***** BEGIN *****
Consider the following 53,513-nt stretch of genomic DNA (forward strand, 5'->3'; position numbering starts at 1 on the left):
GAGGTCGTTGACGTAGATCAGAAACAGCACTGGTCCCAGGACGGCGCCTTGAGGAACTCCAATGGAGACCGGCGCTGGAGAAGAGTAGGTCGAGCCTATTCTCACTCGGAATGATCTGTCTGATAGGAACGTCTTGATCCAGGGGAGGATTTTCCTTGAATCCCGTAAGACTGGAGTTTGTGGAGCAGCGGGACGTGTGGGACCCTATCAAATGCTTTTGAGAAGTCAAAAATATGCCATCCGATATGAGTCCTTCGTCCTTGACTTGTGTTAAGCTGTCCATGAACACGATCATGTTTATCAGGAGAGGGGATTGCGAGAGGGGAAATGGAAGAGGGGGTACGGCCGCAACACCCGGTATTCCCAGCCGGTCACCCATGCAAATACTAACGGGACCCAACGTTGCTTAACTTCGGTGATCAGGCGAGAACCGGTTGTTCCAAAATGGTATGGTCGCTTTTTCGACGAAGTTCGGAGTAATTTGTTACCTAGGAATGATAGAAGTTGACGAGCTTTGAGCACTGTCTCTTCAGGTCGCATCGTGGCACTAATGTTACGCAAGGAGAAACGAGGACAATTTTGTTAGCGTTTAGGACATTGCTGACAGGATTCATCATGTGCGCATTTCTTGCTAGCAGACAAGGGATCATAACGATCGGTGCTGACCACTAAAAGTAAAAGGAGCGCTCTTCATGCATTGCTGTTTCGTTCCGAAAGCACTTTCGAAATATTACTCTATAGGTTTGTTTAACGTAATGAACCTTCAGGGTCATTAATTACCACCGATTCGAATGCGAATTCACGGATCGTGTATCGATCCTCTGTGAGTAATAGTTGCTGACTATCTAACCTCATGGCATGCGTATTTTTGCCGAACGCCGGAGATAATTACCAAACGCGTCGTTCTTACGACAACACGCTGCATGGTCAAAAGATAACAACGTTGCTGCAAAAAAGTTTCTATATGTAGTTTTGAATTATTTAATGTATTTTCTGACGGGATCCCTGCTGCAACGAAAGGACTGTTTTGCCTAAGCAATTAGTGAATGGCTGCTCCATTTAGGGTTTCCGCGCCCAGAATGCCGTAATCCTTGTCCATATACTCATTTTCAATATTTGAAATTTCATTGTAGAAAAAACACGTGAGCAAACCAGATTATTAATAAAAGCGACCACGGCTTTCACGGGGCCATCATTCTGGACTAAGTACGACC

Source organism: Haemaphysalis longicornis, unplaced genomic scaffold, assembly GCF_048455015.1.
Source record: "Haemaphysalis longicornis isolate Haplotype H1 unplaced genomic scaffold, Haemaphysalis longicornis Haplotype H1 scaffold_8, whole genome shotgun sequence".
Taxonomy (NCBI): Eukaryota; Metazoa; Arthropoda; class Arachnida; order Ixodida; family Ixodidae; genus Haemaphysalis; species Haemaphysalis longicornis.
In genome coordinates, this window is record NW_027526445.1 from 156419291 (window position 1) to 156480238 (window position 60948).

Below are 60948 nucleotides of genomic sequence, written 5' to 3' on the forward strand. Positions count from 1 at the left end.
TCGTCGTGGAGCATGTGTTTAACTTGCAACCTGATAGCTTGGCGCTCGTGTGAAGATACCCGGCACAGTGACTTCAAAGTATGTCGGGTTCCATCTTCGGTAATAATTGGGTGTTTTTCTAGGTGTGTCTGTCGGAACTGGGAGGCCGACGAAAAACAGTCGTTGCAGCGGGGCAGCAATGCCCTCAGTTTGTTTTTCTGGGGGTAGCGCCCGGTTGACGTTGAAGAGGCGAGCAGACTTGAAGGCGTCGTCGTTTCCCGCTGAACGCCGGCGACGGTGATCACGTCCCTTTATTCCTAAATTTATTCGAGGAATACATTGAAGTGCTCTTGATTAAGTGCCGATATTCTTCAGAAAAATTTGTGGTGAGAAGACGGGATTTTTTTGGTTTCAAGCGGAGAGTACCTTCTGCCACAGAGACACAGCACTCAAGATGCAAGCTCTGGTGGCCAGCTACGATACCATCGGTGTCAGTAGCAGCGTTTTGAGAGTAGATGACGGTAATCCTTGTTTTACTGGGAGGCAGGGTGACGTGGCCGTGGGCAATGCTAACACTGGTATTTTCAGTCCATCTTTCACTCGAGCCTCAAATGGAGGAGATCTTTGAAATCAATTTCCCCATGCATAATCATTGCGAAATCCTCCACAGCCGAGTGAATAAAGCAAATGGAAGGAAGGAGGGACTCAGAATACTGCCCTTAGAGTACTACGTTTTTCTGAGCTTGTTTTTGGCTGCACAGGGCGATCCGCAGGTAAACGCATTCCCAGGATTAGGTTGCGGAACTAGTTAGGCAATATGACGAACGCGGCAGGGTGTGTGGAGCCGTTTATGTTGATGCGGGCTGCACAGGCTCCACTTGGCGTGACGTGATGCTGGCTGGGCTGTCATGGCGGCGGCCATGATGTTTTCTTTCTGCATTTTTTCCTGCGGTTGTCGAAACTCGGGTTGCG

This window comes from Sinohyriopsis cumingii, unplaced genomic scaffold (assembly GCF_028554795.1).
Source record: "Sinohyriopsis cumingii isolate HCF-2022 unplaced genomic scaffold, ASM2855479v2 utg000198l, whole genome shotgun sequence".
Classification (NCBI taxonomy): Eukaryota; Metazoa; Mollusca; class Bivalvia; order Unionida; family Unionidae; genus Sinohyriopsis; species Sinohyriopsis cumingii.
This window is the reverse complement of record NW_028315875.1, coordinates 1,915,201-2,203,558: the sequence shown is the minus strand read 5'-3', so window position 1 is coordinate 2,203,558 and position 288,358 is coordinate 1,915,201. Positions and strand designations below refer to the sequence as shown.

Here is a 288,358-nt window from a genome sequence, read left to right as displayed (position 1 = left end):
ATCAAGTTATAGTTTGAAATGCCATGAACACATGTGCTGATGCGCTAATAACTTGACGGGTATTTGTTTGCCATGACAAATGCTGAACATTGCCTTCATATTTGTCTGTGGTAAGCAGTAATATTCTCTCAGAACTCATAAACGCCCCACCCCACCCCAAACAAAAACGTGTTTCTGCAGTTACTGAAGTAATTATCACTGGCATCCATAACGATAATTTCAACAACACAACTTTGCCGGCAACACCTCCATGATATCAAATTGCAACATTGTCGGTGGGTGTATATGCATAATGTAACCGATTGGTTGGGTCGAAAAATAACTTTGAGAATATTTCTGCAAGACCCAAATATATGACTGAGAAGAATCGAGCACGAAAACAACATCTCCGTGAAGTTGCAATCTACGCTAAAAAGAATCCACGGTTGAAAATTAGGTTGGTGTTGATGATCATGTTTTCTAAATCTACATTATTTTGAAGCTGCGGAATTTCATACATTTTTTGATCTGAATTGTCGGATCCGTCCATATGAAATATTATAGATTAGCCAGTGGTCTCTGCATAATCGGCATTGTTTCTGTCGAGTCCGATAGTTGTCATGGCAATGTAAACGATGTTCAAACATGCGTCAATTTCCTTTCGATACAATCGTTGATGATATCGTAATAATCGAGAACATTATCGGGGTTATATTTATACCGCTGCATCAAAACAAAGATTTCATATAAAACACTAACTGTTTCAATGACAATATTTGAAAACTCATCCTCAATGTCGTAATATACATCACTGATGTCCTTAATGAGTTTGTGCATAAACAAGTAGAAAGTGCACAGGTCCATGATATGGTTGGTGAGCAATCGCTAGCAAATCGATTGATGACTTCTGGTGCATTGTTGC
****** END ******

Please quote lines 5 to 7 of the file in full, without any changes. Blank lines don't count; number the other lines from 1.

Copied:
Taxonomy (NCBI): Eukaryota; Metazoa; Arthropoda; class Arachnida; order Ixodida; family Ixodidae; genus Haemaphysalis; species Haemaphysalis longicornis.
In genome coordinates, this window is record NW_027526445.1 from 156419291 (window position 1) to 156480238 (window position 60948).

Below are 60948 nucleotides of genomic sequence, written 5' to 3' on the forward strand. Positions count from 1 at the left end.